FreedomWorks Chairman Dick Armey Resigns Over Internal Split | Group Explains $8 Million Contract

Conservative FreedomWorks chairman Dick Armey addresses a health care reform protest on December 15, 2009 in Washington, DC. (Photo: Getty Images)

Former Republican House Majority Leader Dick Armey says he has left the prominent conservative Tea Party group FreedomWorks because of what he calls an internal split over the group’s future direction.

That split — which was made official in a resignation letter from November and obtained by the liberal outlet Mother Jones this week — is now focusing on an $8 million contract that FreedomWorks tells TheBlaze is being misrepresented.

On Tuesday, the Associated Press (AP) published a story about a “confidential contract” that it says shows Armey agreed in September to resign from his role as chairman of Washington-based FreedomWorks in exchange for $8 million in consulting fees paid in annual $400,000 installments.  Dated Sept. 24, the contract specifies that Armey would resign his position by the end of November.

According to the contract, Armey’s consulting fees will be paid by Richard J. Stephenson, the founder and chairman of the Cancer Treatment Centers of America and a board member at FreedomWorks.

National Media outlets appear to have fixated on Armey’s takeaway package, though, a Washington Post headline reading: “FreedomWorks Chairman Dick Armey quits Tea Party group in secret deal that pays him $8 million.”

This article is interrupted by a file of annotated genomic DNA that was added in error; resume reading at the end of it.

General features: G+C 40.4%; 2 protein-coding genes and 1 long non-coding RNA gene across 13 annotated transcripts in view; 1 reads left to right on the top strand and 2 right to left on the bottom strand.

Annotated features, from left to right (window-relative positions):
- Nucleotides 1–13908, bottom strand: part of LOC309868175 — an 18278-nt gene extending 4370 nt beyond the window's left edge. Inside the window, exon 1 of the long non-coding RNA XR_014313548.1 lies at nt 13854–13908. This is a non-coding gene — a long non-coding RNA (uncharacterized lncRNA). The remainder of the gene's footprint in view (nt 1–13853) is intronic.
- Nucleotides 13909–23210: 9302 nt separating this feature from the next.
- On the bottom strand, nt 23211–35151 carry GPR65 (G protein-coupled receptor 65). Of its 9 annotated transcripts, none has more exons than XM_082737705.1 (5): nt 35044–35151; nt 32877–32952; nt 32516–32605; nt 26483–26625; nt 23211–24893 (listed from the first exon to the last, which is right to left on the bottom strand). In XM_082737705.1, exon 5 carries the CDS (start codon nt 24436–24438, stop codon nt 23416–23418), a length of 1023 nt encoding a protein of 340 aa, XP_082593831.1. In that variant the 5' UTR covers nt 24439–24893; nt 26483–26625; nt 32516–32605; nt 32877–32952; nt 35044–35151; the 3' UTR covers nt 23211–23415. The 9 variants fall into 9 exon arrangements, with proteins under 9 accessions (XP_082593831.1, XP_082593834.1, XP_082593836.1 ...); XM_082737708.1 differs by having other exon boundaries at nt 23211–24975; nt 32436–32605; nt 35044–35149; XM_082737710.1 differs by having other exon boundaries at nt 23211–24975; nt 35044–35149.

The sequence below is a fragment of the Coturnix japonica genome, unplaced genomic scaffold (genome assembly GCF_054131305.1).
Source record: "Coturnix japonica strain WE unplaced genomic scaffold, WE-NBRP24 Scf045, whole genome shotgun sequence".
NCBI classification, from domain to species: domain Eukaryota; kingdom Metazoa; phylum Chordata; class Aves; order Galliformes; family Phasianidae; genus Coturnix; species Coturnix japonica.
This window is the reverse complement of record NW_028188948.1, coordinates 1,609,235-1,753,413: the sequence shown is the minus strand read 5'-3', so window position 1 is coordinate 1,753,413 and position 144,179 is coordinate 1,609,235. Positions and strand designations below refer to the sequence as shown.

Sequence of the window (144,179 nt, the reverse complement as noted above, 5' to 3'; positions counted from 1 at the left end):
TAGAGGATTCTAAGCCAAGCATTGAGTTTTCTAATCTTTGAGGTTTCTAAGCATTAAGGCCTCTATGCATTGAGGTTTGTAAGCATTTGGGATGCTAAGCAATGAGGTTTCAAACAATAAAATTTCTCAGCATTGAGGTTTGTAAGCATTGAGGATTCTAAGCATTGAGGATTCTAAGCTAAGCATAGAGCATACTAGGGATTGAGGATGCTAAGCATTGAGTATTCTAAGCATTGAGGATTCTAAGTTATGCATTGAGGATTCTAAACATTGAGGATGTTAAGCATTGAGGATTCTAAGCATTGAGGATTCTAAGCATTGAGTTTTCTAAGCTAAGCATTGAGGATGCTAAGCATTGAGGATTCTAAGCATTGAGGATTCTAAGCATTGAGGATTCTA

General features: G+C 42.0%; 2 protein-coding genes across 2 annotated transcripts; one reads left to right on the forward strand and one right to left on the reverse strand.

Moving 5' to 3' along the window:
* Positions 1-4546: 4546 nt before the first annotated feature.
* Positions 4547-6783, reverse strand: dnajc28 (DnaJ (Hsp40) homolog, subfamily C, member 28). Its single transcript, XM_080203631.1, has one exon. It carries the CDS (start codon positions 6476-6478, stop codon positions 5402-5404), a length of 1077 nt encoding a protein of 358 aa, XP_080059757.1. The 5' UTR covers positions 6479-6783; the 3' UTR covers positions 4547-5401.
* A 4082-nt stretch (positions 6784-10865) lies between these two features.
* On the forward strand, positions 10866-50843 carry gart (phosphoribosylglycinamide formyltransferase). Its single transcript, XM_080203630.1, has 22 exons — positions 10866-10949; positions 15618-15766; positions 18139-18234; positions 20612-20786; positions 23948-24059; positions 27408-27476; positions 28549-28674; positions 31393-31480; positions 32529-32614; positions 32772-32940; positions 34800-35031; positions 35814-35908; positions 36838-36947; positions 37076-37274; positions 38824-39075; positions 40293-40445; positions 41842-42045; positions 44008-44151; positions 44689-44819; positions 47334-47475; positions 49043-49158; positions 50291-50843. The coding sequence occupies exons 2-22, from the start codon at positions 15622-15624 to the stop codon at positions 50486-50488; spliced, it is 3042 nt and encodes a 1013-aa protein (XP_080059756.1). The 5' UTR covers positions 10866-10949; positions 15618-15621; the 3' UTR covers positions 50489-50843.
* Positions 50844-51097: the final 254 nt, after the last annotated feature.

But TheBlaze spoke with a FreedomWorks representative Tuesday, who clarified that the $8 million sum is a contract between two private parties, and it is ​not​ coming from donations to FreedomWorks.

Armey confirmed his departure Tuesday, telling the AP that “my differences with FreedomWorks are a matter of principle.”  Armey said he made the decision to quit FreedomWorks in August, but that Stephenson and other board members urged him not to leave until after the Nov. 6 election.

The former House majority leader’s departure comes as a new sign of potential acrimony between conservatives and Republicans as the party’s leadership considers how to best explain its principles and issues over an unexpectedly resilient Democratic Party.

Armey has not described his specific concerns about Freedmworks.  In the internal Nov. 30 resignation memo published by Mother Jones, however, Armey told FreedomWorks CEO Matt Kibbe to remove his “name, image and signature” from all of the group’s materials and web operations.

Armey, who had been with the Tea Party group since its 2004 founding, is a veteran Texas GOP political figure who was intimately involved in the GOP’s conservative “Contract with America” congressional movement in the 1990s.  While Armey, 72, was the group’s eminence at first, Kibbe has been its most active official, appearing at FreedomWorks’ public gatherings.

The Associated Press contributed to this report.